At oral argument, the Government conceded that it has no power to block a defendant from pleading guilty, so long as the requirements of Rule 11 have been met. We agree. Thus, in a case of this sort, it is immaterial whether the Government is willing [297 U.S.App.D.C. 79] to enter into a plea agreement.3
Furthermore, Gedde should not have been penalized for refusing to take a position on facts external to the offense charged. The Government would not have been hindered in future adjudications by admitted or omitted external facts. Those facts would be before a jury in that future trial, and the Government would have had a chance to allege or challenge those facts without suffering any prejudice as a result of Gedde's guilty plea in this case.
Finally, it was of no consequence that Gedde may have gained some strategic advantage by pleading guilty. Since the defendant satisfied all Rule 11 requirements, the guilty plea should have been accepted even if the defendant's only motive in entering the plea was to improve his own position. See, e.g., Barker, 514 F.2d at 221 (recognizing validity of "tactical" guilty pleas); Gaskins, 485 F.2d at 1049 ("Rule 11 was intended for the protection of the defendant, and does not require a denial to the defendant of the opportunity to act in his own best interest....").
Although we hold that the trial court abused its discretion by rejecting Gedde's guilty plea, we affirm the conviction because in this case the error was harmless. Gedde was ultimately convicted of precisely the same charge to which he attempted to plead guilty. Prejudice is more readily apparent where the rejection of the plea leads to conviction of a greater offense than that offered in a plea agreement. See, e.g., id. at 1047-49; Griffin, 405 F.2d at 1379-80; cf. United States v. Gratton, 525 F.2d 1161, 1163-64 (7th Cir. 1975) (finding no prejudice where the trial court improperly rejected a plea of nolo contendere to the same offense of which the defendant was ultimately convicted).
Gedde offers two arguments to show how he nevertheless suffered prejudice at trial. Both arguments are premised on the theory that, by rejecting his guilty plea to count one, the court effectively and improperly precluded him from testifying on his own behalf as to count two.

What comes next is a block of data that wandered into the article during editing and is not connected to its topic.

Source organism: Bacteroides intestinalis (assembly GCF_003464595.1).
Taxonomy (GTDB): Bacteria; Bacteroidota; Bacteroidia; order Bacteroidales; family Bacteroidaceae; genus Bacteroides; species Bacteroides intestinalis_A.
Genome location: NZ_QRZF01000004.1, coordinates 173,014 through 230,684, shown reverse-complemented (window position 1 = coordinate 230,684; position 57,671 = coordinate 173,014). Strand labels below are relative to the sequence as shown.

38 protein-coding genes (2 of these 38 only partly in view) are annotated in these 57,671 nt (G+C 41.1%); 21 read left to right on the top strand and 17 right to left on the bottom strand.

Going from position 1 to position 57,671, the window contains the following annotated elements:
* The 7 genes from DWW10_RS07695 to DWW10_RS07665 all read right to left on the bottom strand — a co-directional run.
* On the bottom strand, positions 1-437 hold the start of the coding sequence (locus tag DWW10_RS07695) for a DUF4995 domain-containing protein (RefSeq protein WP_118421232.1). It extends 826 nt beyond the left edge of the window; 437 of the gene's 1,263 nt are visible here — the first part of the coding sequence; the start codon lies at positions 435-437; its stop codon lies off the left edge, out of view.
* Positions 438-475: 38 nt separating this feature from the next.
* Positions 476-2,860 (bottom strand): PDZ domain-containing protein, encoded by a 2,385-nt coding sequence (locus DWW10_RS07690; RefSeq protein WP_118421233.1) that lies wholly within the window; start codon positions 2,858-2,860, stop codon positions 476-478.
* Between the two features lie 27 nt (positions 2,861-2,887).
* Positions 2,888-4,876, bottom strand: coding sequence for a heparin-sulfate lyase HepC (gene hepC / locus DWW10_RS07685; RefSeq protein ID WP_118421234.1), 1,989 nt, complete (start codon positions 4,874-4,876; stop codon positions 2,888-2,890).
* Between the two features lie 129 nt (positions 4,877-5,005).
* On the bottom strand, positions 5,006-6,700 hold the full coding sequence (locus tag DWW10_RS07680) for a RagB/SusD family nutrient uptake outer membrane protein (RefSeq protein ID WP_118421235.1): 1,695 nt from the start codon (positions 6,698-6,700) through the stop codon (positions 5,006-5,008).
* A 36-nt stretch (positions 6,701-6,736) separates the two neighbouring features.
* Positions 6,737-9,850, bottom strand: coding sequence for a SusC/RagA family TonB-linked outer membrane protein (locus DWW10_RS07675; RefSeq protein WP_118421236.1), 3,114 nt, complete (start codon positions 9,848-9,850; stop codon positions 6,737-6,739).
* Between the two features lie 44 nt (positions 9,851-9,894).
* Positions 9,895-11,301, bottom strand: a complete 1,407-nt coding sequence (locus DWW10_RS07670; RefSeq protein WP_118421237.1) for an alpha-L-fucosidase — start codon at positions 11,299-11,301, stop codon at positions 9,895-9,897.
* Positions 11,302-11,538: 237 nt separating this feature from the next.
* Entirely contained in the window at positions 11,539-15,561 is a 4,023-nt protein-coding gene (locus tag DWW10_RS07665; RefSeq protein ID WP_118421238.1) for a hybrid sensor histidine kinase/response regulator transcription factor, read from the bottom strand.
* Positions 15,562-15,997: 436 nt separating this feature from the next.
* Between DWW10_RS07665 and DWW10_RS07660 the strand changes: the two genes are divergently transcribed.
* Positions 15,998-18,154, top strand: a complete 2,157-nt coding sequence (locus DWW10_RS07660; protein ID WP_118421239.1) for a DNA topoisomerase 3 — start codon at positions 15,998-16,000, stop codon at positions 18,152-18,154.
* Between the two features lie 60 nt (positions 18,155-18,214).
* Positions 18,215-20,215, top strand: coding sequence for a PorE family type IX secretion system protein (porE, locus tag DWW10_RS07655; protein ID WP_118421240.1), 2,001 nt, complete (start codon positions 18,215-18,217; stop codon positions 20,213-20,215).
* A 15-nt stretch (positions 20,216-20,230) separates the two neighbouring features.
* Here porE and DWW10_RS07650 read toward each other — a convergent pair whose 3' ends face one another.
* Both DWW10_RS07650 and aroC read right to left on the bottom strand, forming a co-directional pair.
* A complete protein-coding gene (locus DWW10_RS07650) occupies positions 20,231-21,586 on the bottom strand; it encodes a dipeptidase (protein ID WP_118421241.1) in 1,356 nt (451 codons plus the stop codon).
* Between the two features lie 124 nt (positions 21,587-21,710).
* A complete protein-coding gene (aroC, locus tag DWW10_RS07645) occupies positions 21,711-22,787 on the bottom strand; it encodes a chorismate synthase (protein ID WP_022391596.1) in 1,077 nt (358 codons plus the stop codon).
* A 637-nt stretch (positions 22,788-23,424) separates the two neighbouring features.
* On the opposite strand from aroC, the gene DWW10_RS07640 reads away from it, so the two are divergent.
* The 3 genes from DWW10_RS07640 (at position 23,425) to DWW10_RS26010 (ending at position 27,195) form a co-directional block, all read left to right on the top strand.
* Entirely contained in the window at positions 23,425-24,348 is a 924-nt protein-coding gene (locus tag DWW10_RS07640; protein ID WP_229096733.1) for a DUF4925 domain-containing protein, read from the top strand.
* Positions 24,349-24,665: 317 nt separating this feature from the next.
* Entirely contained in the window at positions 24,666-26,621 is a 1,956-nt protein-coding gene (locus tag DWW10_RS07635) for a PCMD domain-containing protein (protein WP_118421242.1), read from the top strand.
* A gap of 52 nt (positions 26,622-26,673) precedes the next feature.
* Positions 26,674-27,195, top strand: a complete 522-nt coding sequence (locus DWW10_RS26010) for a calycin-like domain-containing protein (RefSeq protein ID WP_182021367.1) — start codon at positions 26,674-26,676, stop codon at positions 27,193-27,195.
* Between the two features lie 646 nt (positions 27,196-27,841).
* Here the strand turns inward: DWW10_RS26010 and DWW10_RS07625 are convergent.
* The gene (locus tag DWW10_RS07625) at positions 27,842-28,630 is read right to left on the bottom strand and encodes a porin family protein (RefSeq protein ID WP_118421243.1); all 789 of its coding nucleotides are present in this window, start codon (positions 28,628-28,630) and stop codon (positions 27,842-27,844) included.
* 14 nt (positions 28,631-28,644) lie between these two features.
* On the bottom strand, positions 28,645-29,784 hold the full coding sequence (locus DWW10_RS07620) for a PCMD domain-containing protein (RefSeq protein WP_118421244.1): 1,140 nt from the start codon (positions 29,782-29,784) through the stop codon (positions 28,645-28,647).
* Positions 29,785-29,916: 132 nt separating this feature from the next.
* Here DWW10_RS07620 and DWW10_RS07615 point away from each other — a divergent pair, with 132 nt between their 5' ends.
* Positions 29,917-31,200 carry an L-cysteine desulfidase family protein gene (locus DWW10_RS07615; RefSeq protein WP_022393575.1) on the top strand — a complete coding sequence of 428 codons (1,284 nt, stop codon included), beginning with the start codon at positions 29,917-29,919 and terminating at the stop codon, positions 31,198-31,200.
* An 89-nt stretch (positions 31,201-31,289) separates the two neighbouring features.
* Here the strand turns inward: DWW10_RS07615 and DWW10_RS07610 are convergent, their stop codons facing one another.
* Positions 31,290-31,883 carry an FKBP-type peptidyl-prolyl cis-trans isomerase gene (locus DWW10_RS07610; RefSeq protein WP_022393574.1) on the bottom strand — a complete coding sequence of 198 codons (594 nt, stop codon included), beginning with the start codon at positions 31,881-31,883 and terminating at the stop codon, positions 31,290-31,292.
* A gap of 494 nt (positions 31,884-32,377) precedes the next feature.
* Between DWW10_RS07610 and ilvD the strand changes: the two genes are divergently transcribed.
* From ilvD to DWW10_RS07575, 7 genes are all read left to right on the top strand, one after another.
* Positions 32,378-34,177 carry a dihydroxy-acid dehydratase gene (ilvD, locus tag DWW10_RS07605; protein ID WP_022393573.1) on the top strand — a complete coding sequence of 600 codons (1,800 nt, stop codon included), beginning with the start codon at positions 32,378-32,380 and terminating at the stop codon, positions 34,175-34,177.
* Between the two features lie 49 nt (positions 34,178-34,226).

First, Gedde believes that testifying as to count two would have resulted in a two-level increase for untruthfulness under section 3C1.1 of the Sentencing Guidelines because by rejecting his plea to count one, the judge indicated he did not believe Gedde's assertions that Washington was innocent of distribution. See United States Sentencing Commission, Guidelines Manual § 3C1.1 (Nov.1990) (enhancement for obstructing or impeding the administration of justice). This argument is specious because regardless of whether a guilty plea on count one was allowed, Gedde's testimony regarding count two, if exculpatory, would have necessarily minimized his association with Washington. Thus, the same issue of credibility about Gedde's testimony would have faced the trial court at the count two stage, regardless of whether his guilty plea on count one was accepted or rejected.
Second, Gedde argues that, by rejecting his plea, the court forced him to choose between his Fifth and Sixth Amendment rights. He feared that testifying as to count two would have led to a forced admission in front of the jury to count one on cross-examination. This argument is not convincing because even if the plea had been accepted, an exculpatory statement addressing count two would have opened Gedde to cross-examination on the facts underlying count one. See Brown v. United States, 356 U.S. 148, 154-57, 78 S. Ct. 622, 626-28, 2 L. Ed. 2d 589 (1958) (holding that a defendant has no right to assert facts in his favor without opening himself to cross-examination on those facts). If Gedde took the stand to deny guilt of the [297 U.S.App.D.C. 80] possession with intent to distribute charge, the Government could have asked him on cross-examination about the alleged distribution. The facts underlying the two charges were so closely related that Gedde could not have expected to exculpate himself from one without opening himself to cross-examination on the facts underlying the other. The fact that Gedde distributed cocaine he obtained from Washington is highly probative of whether he was in possession of and had intent to distribute the cocaine found on Washington. Therefore, since we fail to see how Gedde was precluded from testifying as to count two due to the court's rejection of his guilty plea, we find the error harmless.